AK - Pink Salmon Could Prosper in Warmer Arctic, New Study Finds
Scientists like to say that climate change is creating winners and losers in Alaska: Some species will struggle, while others could benefit from warmer habitats.
One of those climate change winners could be pink salmon in the Arctic, according to a new paper published by U.S. and Canadian scientists in a journal called Deep Sea Research Part II.
The study provides new evidence that global warming could produce higher numbers of pink salmon in the region, by making previously too-cold rivers and streams more hospitable for spawning.
The findings bolster reports by Alaska subsistence fishermen that the species’ numbers have been increasing as the Arctic warms at more than double the rate of the rest of the globe.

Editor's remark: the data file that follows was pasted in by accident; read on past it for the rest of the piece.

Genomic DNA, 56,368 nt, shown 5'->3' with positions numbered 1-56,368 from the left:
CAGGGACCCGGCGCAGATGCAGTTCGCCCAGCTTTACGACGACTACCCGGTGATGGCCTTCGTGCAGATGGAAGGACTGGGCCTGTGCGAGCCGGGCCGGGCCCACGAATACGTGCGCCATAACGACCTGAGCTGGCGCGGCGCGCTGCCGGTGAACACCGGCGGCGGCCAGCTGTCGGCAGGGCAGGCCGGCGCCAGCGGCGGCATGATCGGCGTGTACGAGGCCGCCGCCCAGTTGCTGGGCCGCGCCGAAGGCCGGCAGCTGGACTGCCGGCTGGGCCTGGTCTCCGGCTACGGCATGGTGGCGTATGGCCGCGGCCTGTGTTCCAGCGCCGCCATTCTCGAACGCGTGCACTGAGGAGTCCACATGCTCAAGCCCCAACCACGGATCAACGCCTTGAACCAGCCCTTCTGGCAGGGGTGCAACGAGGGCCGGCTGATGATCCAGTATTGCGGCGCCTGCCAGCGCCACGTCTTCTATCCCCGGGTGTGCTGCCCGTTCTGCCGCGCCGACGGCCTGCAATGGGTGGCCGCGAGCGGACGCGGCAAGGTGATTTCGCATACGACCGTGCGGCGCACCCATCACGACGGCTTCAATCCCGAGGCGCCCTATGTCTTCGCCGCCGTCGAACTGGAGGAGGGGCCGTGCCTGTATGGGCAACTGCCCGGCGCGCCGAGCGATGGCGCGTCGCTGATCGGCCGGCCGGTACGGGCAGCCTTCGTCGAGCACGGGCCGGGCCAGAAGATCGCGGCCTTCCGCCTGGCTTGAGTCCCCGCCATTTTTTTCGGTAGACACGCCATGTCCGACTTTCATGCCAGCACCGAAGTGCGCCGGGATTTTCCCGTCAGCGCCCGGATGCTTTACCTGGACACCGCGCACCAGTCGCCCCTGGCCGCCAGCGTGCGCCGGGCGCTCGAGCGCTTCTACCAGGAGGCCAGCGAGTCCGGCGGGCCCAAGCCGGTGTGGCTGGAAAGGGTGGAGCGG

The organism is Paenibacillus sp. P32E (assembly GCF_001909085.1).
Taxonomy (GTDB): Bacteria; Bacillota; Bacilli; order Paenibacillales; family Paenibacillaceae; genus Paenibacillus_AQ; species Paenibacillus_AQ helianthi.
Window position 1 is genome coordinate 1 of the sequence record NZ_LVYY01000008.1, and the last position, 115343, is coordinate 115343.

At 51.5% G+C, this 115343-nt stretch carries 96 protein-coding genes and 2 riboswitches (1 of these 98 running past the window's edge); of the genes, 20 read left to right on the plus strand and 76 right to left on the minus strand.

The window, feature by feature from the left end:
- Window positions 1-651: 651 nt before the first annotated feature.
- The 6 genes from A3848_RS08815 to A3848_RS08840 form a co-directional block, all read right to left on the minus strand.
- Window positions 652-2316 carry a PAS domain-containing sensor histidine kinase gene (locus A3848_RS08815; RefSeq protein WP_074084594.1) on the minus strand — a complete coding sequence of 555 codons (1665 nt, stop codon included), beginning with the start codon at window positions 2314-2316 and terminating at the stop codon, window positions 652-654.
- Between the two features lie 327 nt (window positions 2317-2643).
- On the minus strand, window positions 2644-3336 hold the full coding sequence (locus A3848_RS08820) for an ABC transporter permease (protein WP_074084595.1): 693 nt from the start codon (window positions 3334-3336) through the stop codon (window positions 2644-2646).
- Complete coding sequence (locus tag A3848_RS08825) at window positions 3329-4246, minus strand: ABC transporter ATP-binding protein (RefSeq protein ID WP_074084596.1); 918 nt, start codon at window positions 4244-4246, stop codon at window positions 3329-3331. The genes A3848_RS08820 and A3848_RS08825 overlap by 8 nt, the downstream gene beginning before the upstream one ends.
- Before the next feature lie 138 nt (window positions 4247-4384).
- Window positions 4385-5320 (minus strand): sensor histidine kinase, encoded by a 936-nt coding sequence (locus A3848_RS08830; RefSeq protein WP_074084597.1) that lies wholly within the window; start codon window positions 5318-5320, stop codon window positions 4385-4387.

“Maybe in the past, they’d see a few adult pink salmon here and there every few years. Now they’re seeing them every year,” said Ed Farley, a federal fisheries scientists who works at the Auke Bay Laboratories in Juneau. “And so, the question becomes: Is this a signal for what might be happening for pink salmon in terms of their production for the future?”
Some Arctic residents are already changing their fishing techniques to target what they say are the increasing numbers of pink salmon arriving on their shores.
On Alaska’s North Slope, in the village of Kaktovik on the Beaufort Sea, Sheldon Brower said he normally fishes for Dolly Varden, a type of char; the mesh in his net is too small to catch salmon.
Next year, he said, he’ll use a net with larger mesh, in hopes of snagging more pinks. Brower said he doesn’t normally eat much salmon, but he’s eager to catch some.
“I’ve had some salmon strips and smoked salmon — I want to start trying to make that,” he said. “So, I want to try to catch as much as I can.”
Farley’s paper examined temperature observations in the hub town of Nome, on the Bering Sea.